Researchers at Washington University in St. Louis, studying hydrous mineral decomposition rates at extreme temperatures, have concluded that hot and dry Venus may have been a wet planet in the past, like Earth and ancient Mars.
The new evidence suggesting a wetter Venusian history comes from a series of experiments documenting the chemical stability of tremolite for several billion years at temperatures similar to that of Venus' surface, about 740 Kelvin or roughly 870 degrees Fahrenheit (F).
Tremolite is a mineral that forms in the presence of water. If tremolite or some other hydrous mineral can be detected on the surface of Venus, then it can be concluded that Earth's once-wet neighbor lost its water over time, putting to rest an enduring question in planetary science.
Graduate student Natasha M. Johnson and Professor Bruce Fegley, Jr., Ph.D., of the Planetary Chemistry Laboratory in Earth and Planetary Sciences at Washington University, reported their findings in the paper "Water on Venus: New Insights from Tremolite Decomposition," Icarus, 146, pp. 301-306, July, 2000.
"Ours is the first study that investigates hydrous mineral decomposition rates with applications to Venus," says Johnson. "We have shown that tremolite can withstand extreme temperatures and remain intact for billions of years. If we can go to Venus and find tremolite, or some other hydrous mineral, then we would have proof that Venus had water in its past."
Indirect evidence that Venus had water in the past is found in its high deuterium/hydrogen (D/H) ratios. If the high D/H ratios are the result of lighter hydrogen (deuterium is a heavier form of hydrogen) escaping Venus' atmosphere to space, then it is possible that Venus had water in the past. But the D/H ratio of Venus varies relative to that of Earth, and comets and meteorites can also have high D/H ratios, so other types of evidence of water are needed.
Johnson and Fegley's research on the decomposition rate of tremolite shows that the evidence is in the rocks. "We want to know if it is worth our time to go to Venus and look for minerals that have water in them," says Johnson. "When you go backpacking, you want to know where you are going and what you need to carry. These experiments are laying the foundation, and saying, "Hey, should we, or should we not, bring a parka?" Should we be looking for hydrous minerals on Venus or is it a waste of time?"
Johnson and Fegley conducted over 200 experiments, heating samples of tremolite in laboratory furnaces at temperatures of up to 1240 Kelvin (about 1770 degrees Fahrenheit) for as long as 20 months, periodically weighing them to document the amount and rate of decomposition.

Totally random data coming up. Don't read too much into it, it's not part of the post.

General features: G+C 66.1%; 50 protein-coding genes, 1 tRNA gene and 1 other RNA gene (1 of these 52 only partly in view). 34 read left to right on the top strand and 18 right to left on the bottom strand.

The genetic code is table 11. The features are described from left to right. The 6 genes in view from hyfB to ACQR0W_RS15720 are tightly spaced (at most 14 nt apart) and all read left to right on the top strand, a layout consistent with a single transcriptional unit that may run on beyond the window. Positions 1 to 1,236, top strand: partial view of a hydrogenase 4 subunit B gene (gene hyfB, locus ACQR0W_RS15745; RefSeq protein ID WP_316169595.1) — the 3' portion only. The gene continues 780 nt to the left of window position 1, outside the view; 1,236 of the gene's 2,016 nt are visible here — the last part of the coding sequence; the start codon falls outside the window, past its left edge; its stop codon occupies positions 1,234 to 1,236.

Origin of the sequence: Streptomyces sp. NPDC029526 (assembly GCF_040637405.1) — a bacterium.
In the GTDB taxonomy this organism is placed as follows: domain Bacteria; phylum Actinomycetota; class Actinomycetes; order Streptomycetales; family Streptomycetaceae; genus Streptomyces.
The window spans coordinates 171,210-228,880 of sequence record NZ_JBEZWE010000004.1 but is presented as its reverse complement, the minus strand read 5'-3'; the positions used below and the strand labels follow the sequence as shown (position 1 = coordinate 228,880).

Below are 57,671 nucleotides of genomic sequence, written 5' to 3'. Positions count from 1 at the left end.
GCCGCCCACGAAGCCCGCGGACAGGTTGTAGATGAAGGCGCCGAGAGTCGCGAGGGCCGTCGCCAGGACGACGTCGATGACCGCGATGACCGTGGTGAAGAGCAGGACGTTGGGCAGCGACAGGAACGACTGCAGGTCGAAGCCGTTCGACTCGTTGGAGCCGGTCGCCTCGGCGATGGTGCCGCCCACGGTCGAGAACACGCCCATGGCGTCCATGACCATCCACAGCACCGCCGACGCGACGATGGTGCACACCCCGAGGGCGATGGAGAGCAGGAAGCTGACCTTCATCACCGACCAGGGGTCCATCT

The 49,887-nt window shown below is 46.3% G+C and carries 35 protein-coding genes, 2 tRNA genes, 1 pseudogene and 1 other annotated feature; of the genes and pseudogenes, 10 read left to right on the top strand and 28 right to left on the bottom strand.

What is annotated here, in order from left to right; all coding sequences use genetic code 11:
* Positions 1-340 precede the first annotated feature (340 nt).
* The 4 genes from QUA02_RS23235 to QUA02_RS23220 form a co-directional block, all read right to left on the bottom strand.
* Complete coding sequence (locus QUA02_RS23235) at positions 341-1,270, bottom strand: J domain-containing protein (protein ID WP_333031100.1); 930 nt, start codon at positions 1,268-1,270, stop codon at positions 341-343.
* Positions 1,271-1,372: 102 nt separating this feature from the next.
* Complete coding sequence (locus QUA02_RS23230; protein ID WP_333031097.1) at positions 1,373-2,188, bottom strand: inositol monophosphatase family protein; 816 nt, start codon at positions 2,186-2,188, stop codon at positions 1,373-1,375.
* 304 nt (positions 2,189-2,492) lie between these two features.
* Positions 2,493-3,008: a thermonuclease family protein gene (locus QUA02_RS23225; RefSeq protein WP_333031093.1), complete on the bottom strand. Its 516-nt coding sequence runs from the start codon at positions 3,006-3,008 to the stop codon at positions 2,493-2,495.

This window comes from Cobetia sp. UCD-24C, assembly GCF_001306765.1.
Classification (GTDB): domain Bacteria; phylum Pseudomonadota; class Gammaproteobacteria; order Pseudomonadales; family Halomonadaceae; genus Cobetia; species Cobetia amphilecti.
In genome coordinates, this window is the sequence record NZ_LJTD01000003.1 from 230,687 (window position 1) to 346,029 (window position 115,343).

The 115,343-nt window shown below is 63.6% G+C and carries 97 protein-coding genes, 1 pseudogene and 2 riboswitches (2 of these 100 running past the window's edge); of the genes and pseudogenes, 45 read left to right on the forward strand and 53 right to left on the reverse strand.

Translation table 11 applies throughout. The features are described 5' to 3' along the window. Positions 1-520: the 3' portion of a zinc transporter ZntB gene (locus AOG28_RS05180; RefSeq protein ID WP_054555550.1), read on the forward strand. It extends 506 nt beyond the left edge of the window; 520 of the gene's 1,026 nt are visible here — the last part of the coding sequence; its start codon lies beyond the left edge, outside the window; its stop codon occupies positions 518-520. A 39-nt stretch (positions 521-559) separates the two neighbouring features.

Tremolite, an amphibole, and other hydrous minerals contain OH (hydroxyl groups as part of a lattice holding these minerals together. Amphiboles are formed when lava and magma interact with water. In the case of tremolite, it is a metamorphic mineral generally found in dolomitic-type limestone. Amphiboles are thermodynamically unstable and according to theory should decompose rather quickly at high temperatures.
But Johnson and Fegley's experiments indicate that tremolite is much more stable than previously thought, and would take about 4 billion years to decompose by half in conditions similar to Venus' surface. "Diamonds are a good analogy for what is happening with tremolite," says Johnson. "Diamonds are unstable at the surface of the Earth; graphite is the stable form. But you don't see diamonds popping into little chunks of graphite on people's fingers."
If tremolite and other amphiboles formed on Venus at some time in the past, they should be detectable using infrared reflectance spectroscopy and other current technology.
The researchers also are measuring decomposition properties of other hydrous minerals. Surprisingly little is known about these minerals with the exception of those with commercial purposes like asbestos and other insulators. "This research could give us some idea about the formation of our solar system, and has applications on Earth for investigating metamorphic regimes or subduction zones," says Johnson.
The above post is reprinted from materials provided by Washington University In St. Louis. Note: Content may be edited for style and length.
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